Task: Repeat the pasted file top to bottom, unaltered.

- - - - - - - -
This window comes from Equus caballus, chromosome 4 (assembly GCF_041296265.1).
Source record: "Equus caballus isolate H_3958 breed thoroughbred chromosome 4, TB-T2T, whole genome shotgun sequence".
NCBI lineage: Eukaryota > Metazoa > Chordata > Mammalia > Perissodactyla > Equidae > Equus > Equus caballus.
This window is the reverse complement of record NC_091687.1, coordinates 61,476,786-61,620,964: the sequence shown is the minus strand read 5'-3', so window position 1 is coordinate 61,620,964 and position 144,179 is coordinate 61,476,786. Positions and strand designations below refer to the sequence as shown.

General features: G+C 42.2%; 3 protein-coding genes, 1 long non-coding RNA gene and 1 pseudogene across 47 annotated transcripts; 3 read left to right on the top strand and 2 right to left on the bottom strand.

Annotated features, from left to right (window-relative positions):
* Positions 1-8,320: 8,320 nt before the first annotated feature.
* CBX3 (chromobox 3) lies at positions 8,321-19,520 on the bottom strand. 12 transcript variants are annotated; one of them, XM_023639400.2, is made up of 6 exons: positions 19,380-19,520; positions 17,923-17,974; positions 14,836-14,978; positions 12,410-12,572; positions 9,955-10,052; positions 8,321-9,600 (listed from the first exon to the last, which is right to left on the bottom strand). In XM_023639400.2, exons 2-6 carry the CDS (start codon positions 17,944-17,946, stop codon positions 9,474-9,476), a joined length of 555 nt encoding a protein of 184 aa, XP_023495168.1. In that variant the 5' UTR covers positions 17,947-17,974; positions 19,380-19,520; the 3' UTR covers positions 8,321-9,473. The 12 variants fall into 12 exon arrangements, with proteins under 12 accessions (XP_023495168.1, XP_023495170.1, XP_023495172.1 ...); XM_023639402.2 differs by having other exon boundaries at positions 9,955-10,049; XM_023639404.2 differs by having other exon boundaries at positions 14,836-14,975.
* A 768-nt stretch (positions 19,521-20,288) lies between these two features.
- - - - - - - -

This window comes from Equus caballus, chromosome 4 (assembly GCF_041296265.1).
Source record: "Equus caballus isolate H_3958 breed thoroughbred chromosome 4, TB-T2T, whole genome shotgun sequence".
NCBI lineage: Eukaryota > Metazoa > Chordata > Mammalia > Perissodactyla > Equidae > Equus > Equus caballus.
This window is the reverse complement of record NC_091687.1, coordinates 61,476,786-61,620,964: the sequence shown is the minus strand read 5'-3', so window position 1 is coordinate 61,620,964 and position 144,179 is coordinate 61,476,786. Positions and strand designations below refer to the sequence as shown.

General features: G+C 42.2%; 3 protein-coding genes, 1 long non-coding RNA gene and 1 pseudogene across 47 annotated transcripts; 3 read left to right on the top strand and 2 right to left on the bottom strand.

Annotated features, from left to right (window-relative positions):
* Positions 1-8,320: 8,320 nt before the first annotated feature.
* CBX3 (chromobox 3) lies at positions 8,321-19,520 on the bottom strand. 12 transcript variants are annotated; one of them, XM_023639400.2, is made up of 6 exons: positions 19,380-19,520; positions 17,923-17,974; positions 14,836-14,978; positions 12,410-12,572; positions 9,955-10,052; positions 8,321-9,600 (listed from the first exon to the last, which is right to left on the bottom strand). In XM_023639400.2, exons 2-6 carry the CDS (start codon positions 17,944-17,946, stop codon positions 9,474-9,476), a joined length of 555 nt encoding a protein of 184 aa, XP_023495168.1. In that variant the 5' UTR covers positions 17,947-17,974; positions 19,380-19,520; the 3' UTR covers positions 8,321-9,473. The 12 variants fall into 12 exon arrangements, with proteins under 12 accessions (XP_023495168.1, XP_023495170.1, XP_023495172.1 ...); XM_023639402.2 differs by having other exon boundaries at positions 9,955-10,049; XM_023639404.2 differs by having other exon boundaries at positions 14,836-14,975.
* A 768-nt stretch (positions 19,521-20,288) lies between these two features.